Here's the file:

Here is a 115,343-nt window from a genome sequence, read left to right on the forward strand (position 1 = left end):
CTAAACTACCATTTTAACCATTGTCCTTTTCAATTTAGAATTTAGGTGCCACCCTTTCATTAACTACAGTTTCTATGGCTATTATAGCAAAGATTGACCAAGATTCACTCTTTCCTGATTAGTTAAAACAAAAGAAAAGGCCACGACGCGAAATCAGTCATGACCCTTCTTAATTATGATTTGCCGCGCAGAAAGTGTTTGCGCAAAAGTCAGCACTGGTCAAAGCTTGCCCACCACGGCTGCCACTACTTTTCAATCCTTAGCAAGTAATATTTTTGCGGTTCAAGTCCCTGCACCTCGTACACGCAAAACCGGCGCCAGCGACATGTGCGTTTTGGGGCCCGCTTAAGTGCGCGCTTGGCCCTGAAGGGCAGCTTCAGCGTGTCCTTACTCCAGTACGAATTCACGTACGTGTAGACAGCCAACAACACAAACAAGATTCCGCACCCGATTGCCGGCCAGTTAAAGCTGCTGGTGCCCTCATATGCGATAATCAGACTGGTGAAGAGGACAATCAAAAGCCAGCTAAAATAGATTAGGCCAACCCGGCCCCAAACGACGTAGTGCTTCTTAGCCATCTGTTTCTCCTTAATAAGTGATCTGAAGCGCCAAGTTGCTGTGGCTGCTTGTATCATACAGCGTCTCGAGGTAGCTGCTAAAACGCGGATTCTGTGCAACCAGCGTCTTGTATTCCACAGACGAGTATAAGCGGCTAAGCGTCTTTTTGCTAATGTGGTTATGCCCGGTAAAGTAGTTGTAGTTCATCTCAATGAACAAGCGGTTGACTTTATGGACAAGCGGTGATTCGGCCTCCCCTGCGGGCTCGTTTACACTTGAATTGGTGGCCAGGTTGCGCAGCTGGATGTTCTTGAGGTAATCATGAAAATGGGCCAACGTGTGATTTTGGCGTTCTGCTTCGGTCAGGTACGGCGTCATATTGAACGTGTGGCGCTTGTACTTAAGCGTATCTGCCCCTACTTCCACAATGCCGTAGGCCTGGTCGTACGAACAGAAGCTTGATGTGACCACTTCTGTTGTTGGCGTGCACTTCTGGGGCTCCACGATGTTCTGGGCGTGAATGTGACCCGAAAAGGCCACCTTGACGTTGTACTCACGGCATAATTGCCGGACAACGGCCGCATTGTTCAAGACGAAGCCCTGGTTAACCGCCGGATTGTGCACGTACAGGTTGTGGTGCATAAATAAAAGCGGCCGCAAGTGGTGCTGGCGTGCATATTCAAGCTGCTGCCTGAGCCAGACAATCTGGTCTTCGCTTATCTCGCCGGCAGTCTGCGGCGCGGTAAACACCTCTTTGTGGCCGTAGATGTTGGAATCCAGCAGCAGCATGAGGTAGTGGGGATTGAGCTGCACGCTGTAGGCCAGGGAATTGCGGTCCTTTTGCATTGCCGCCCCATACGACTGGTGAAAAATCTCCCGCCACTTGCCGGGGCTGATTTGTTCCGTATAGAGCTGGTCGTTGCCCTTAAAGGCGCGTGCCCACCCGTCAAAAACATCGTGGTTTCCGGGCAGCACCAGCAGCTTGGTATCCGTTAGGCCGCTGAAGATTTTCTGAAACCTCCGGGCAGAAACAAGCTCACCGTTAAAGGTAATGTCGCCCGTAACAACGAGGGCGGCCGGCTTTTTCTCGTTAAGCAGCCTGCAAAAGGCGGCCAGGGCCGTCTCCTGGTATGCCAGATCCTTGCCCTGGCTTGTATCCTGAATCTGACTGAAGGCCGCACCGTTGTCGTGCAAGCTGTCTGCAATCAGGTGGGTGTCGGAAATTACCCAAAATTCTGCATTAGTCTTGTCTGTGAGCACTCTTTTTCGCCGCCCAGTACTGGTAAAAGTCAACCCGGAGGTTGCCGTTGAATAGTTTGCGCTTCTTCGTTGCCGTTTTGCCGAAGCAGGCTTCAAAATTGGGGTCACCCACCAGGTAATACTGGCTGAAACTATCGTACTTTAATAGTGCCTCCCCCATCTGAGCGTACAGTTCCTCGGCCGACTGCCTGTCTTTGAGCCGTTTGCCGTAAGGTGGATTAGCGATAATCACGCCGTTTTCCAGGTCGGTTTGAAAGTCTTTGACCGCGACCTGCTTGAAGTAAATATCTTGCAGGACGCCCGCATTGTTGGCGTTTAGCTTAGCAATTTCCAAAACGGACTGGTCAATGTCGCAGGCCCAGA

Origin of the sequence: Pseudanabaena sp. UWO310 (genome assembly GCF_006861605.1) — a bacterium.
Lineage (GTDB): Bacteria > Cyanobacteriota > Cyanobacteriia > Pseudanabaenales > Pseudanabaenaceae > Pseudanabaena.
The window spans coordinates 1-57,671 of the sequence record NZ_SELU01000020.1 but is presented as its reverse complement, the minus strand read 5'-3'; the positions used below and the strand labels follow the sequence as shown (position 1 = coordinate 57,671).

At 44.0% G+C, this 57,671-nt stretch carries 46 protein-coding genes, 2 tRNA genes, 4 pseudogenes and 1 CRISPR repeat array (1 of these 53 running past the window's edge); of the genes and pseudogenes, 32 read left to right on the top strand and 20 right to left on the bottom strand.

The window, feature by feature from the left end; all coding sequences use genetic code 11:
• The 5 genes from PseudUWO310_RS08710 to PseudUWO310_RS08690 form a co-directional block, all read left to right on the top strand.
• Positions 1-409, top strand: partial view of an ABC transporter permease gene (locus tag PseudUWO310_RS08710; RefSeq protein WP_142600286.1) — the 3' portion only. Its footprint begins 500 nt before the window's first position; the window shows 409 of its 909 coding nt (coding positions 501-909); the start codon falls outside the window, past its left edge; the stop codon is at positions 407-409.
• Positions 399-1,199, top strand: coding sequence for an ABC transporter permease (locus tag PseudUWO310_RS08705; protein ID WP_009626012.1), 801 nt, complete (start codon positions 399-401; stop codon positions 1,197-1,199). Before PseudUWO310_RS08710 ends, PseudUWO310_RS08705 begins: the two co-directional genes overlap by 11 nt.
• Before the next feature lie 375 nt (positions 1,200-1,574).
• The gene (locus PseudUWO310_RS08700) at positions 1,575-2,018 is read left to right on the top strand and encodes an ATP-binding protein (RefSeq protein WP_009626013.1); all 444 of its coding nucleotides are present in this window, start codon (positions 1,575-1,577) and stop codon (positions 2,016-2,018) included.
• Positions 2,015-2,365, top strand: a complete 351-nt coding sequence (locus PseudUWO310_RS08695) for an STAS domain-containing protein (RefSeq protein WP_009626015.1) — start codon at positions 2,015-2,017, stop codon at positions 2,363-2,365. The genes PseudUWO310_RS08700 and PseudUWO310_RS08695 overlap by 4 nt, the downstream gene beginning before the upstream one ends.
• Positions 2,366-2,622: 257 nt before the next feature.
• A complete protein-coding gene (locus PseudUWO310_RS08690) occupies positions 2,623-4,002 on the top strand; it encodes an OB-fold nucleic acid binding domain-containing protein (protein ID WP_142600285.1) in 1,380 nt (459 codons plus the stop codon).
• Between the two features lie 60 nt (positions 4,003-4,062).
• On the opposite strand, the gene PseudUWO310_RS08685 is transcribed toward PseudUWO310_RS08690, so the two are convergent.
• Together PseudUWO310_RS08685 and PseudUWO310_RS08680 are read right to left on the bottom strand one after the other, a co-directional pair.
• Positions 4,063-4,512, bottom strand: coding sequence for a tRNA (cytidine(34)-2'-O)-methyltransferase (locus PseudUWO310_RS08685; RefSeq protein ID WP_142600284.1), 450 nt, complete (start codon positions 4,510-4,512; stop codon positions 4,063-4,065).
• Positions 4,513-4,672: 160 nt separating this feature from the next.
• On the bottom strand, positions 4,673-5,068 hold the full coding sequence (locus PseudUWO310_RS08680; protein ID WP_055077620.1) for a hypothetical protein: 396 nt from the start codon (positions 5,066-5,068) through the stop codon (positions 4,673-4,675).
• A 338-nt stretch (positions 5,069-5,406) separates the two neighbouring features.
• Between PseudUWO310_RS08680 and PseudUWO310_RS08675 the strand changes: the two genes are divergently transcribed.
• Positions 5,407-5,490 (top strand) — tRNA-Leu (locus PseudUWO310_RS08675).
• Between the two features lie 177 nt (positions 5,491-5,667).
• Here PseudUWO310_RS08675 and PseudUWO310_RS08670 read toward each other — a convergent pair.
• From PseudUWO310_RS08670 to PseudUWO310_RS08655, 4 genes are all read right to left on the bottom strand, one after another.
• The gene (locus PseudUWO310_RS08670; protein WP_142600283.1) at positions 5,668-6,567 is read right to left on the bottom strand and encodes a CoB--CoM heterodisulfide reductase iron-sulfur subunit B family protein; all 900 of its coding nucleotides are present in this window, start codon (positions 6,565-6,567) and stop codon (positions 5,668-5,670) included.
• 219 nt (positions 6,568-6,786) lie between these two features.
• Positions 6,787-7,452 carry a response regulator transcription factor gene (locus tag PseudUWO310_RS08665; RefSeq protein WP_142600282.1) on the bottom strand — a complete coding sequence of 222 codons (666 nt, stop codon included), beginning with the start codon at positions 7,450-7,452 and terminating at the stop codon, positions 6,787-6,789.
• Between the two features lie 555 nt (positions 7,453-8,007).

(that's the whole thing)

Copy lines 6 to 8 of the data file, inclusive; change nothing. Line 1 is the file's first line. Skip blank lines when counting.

At 44.0% G+C, this 57,671-nt stretch carries 46 protein-coding genes, 2 tRNA genes, 4 pseudogenes and 1 CRISPR repeat array (1 of these 53 running past the window's edge); of the genes and pseudogenes, 32 read left to right on the top strand and 20 right to left on the bottom strand.

The window, feature by feature from the left end; all coding sequences use genetic code 11:
• The 5 genes from PseudUWO310_RS08710 to PseudUWO310_RS08690 form a co-directional block, all read left to right on the top strand.